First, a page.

Talk:Fallback font

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Fonts on the Mac[edit]

Copied from Talk:Last Resort font

Well, there's this article and then there's the info on the same font in Fonts on the Mac. And also in Fallback font. What should be done? Please let's discuss this here and decide. Evertype 19:54, 2 September 2006 (UTC)

If there's any useful information in one article that the other two don't have...why not merge all those articles to Fallback font (since that's the most general article) and bring up the Mac-specific topics in a section? --Ingeborg S. Nordén 23:27, 15 September 2006 (UTC)

I've merged and redirected Last Resort; Fonts on the Mac is untouched. Here are both original paragraphs, for comparison:

John Reid 09:53, 22 September 2006 (UTC)

Over a million characters in Unicode?[edit]

The WP page on Unicode says there are 100713 characters defined In Unicode 5.1 so that is essentially the amount a fallback font has to deal with currently. It's still one order of magnitude smaller than the mentioned million ones. If the article refers to the number of assignable code points (in contrast to the assigned ones) this should be worded accordingly.

Granted, the current number of characters makes a complete fallback font unfeasible, anyway. --Johannes Rössel (talk) 16:18, 13 June 2008 (UTC) kevin756

It now reads "over 100,000." (Unicode says "more than 109,000 characters" so "over 100,000" is accurate and precise enough without needing to be updated if the number becomes 110,000. Guy Macon (talk) 00:16, 28 August 2011 (UTC)

Gecko automatic fallback[edit]

Recent Gecko versions (1.9+?) now automatically generate a fallback symbol rather than using boxes or question marks. The symbol resembles the Unicode BMP Fallback font, but also supports a 6 hex digit version for non-BMP characters. —Preceding unsigned comment added by 80.175.250.222 (talk) 09:57, 4 February 2010 (UTC)

"The use of a fallback font is suggested in The Unicode Standard."[edit]

Recently, the statement "The use of a fallback font is suggested in The Unicode Standard." was tagged with "not in citation given"

I believe that it is suggested in Section 5.13: "Systems that cannot handle nonspacing marks can normalize to precomposed characters; this option can accommodate most modern Latin-based languages." Comments?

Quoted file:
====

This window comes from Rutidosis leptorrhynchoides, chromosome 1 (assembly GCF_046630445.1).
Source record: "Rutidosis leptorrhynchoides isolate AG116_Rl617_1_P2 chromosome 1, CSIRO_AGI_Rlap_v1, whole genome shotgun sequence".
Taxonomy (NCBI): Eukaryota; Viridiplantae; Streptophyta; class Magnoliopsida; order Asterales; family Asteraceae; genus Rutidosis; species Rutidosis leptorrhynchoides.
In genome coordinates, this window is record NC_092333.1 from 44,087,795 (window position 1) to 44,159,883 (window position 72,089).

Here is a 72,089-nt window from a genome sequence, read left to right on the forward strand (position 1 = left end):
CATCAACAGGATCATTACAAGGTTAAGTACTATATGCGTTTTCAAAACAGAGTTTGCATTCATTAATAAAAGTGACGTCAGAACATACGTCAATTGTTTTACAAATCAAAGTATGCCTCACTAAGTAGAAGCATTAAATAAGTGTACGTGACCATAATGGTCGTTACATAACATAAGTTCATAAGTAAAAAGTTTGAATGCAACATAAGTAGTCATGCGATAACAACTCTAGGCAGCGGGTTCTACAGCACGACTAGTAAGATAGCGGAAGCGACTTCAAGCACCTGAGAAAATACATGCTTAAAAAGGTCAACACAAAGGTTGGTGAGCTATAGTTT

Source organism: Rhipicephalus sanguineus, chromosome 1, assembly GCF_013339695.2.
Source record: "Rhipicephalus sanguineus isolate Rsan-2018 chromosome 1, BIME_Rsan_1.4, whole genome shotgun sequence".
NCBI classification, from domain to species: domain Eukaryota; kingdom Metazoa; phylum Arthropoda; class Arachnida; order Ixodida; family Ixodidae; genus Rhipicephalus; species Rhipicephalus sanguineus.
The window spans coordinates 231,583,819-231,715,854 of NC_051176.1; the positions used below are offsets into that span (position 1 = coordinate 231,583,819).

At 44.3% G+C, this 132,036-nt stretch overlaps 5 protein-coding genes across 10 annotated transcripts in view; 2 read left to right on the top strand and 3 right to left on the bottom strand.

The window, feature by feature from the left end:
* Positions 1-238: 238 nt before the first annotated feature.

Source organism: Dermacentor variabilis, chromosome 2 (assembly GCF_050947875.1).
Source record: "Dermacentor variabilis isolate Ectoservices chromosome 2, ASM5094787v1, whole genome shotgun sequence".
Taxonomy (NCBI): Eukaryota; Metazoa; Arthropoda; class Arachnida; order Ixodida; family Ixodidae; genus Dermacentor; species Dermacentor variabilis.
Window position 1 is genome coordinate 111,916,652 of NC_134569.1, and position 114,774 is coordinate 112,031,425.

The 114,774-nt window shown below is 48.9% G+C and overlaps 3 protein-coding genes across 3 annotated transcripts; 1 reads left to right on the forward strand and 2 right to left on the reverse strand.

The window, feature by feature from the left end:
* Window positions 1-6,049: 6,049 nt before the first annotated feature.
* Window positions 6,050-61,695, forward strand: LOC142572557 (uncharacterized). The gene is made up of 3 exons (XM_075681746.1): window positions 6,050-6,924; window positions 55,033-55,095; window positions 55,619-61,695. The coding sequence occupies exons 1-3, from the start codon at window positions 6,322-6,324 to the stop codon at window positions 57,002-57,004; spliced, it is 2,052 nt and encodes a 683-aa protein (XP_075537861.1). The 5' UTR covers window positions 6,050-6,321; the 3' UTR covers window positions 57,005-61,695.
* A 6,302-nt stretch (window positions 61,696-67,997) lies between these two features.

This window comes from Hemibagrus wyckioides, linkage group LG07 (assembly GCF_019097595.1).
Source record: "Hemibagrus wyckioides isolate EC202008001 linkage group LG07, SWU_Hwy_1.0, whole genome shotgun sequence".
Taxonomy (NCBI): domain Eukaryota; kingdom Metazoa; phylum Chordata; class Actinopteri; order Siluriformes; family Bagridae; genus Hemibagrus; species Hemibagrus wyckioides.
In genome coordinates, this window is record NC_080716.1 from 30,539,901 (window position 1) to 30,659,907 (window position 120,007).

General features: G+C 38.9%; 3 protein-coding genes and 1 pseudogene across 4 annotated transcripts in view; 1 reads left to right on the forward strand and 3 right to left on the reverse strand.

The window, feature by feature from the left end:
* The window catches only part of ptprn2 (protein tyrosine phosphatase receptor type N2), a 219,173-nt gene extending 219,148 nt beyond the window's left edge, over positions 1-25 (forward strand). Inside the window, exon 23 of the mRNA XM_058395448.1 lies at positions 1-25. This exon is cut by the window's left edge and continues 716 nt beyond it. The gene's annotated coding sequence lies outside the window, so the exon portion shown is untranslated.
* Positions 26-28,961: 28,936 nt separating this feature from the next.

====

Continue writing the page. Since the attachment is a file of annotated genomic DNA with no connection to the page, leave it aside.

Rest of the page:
No, I believe that is a misunderstanding of that sentence from the Unicode Standard. The text engine makes a transformation from base character plus non-spacing mark to a pre-composed character. This has nothing directly to do with fallback fonts; that would be a later step in the text display process, if the resulting character were not available in the current font. The citation does not support the text on Unicode purportedly advocating use of fallback fonts. (Not that they are a bad idea, or that Unicode is in any way against them, it's just not mentioned there, is all.) Thomas Phinney (talk) 18:07, 20 September 2011 (UTC)
I agree with your analysis. Please edit the page so that it no longer contains the inaccuracy you have identified. Thanks! Guy Macon (talk) 19:26, 20 September 2011 (UTC)

Typographic implications?[edit]

Using a fallback font list increases the probability that text on a web page will be readable, however what about the problems such a fallback process creates for typographic layouts and design? For instance if the same point size is applied to different fonts the resulting text will not be even approximately the same size. Does specifying the font size in pixels address this? Perhaps a typographer could add a brief paragraph or section to address this. Currently, as I flounder in an ocean of technical data with only scraps of advice keeping me afloat, I can't help. LookingGlass (talk) 09:59, 13 January 2017 (UTC)